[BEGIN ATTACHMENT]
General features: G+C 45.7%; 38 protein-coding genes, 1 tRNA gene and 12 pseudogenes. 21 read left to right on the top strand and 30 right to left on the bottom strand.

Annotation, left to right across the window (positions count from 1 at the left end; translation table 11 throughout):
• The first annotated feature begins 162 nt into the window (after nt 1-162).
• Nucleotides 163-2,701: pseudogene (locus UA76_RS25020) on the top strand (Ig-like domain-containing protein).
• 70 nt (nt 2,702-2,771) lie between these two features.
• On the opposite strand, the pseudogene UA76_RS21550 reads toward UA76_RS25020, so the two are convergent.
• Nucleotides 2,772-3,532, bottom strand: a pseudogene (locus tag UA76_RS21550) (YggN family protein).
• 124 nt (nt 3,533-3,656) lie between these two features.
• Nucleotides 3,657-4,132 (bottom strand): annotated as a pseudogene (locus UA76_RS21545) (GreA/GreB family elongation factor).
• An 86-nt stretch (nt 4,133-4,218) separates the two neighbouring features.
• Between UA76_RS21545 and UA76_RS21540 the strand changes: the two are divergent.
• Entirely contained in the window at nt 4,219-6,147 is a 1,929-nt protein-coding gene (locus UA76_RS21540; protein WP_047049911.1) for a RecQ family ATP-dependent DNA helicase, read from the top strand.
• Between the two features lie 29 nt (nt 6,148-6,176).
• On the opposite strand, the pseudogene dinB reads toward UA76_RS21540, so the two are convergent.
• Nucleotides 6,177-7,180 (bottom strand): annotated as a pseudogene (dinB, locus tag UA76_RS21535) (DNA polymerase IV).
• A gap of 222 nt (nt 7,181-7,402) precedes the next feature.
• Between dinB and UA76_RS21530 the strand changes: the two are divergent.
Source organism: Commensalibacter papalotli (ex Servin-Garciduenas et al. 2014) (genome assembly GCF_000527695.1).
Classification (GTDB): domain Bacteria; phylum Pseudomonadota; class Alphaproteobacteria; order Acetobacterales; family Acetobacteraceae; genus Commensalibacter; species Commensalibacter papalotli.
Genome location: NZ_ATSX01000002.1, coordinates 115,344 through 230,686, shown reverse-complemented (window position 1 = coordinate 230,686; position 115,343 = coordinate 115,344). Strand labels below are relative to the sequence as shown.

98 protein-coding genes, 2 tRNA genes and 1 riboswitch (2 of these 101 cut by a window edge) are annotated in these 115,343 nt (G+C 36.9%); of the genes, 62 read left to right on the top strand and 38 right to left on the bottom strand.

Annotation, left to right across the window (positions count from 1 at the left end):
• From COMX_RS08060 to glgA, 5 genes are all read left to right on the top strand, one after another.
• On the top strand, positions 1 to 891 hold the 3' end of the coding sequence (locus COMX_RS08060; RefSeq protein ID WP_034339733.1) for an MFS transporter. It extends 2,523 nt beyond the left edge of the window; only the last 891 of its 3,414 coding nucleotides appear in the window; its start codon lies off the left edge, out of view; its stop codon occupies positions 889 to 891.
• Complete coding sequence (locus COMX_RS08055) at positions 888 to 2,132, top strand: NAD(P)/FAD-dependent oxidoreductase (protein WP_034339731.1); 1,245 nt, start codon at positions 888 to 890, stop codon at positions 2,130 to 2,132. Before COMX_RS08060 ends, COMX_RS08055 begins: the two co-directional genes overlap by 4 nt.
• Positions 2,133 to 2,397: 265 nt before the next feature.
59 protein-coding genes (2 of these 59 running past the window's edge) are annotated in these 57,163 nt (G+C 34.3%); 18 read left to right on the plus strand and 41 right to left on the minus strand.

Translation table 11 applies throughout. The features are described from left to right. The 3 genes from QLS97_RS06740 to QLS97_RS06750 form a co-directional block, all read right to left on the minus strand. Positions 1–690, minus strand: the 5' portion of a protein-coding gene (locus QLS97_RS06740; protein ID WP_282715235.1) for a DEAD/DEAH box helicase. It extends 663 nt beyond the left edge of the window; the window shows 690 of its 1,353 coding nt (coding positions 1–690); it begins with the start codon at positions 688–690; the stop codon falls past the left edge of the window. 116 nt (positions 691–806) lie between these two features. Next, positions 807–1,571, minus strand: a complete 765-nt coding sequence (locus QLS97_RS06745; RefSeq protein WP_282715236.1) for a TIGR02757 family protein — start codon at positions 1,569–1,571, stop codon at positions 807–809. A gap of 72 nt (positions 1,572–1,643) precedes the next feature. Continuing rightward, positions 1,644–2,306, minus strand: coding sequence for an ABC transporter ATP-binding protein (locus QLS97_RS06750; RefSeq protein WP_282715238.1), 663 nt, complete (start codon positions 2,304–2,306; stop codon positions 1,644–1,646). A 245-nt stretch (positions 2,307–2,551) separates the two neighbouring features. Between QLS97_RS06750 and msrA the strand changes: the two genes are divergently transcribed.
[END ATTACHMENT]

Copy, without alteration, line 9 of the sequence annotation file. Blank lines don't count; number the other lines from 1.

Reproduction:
• Nucleotides 3,657-4,132 (bottom strand): annotated as a pseudogene (locus UA76_RS21545) (GreA/GreB family elongation factor).